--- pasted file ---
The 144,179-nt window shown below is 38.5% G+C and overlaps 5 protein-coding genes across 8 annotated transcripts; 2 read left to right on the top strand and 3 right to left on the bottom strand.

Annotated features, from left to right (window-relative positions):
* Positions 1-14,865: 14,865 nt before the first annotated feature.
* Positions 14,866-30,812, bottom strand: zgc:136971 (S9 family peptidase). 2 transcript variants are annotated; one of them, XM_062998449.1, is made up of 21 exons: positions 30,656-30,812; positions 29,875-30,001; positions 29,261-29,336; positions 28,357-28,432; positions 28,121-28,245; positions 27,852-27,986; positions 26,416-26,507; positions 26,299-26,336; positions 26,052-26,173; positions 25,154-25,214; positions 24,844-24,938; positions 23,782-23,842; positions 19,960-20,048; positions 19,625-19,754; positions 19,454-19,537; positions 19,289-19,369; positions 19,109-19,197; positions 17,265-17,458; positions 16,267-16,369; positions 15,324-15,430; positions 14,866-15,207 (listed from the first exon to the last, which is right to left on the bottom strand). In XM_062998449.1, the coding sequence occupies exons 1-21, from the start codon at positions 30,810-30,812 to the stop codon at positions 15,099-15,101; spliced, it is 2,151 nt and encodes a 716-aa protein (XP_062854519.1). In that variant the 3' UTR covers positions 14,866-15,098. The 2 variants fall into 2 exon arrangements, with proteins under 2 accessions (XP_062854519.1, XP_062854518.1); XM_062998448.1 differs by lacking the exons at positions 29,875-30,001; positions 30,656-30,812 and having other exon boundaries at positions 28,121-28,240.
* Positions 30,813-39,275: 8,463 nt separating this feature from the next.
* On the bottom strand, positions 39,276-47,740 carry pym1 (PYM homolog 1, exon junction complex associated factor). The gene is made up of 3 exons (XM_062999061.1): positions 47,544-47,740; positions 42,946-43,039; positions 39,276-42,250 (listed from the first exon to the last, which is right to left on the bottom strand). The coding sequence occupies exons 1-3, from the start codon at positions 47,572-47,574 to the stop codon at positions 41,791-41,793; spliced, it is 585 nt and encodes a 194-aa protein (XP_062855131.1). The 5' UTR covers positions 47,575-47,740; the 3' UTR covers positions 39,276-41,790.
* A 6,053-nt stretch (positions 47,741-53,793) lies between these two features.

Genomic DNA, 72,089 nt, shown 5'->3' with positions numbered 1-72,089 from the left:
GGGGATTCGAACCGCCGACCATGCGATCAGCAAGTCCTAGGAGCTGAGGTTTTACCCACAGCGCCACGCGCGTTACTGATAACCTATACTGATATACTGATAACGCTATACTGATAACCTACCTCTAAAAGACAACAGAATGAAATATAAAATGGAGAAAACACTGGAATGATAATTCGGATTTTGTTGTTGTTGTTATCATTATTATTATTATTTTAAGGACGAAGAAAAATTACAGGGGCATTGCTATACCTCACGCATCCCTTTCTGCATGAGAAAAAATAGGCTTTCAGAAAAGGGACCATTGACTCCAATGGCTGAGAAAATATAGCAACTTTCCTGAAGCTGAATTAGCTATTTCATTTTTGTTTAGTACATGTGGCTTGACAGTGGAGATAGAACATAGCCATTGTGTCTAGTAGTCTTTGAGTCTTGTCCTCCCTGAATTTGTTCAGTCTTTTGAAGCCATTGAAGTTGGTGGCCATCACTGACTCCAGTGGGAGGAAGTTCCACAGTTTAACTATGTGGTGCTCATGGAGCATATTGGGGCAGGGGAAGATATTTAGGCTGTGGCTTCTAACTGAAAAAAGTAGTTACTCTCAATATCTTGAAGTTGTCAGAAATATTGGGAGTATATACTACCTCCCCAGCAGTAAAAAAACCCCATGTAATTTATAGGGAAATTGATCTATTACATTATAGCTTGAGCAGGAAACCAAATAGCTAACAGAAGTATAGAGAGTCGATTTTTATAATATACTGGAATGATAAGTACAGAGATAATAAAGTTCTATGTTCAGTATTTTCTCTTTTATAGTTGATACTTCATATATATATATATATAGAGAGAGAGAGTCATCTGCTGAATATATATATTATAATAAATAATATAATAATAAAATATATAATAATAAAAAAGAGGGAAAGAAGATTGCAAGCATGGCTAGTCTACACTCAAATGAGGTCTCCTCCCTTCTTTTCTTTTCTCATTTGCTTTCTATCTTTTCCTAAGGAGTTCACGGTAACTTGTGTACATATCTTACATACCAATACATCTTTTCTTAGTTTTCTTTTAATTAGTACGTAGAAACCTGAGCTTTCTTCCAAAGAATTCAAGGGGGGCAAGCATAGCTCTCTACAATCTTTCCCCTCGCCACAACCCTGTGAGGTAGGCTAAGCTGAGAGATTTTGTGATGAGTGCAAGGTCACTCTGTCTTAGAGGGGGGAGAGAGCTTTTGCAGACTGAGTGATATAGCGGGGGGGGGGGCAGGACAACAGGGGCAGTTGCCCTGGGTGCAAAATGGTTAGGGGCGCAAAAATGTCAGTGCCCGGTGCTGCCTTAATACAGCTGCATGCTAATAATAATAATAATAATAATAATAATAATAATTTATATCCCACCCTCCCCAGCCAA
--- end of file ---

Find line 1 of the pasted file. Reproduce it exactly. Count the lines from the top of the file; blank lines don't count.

The 144,179-nt window shown below is 38.5% G+C and overlaps 5 protein-coding genes across 8 annotated transcripts; 2 read left to right on the top strand and 3 right to left on the bottom strand.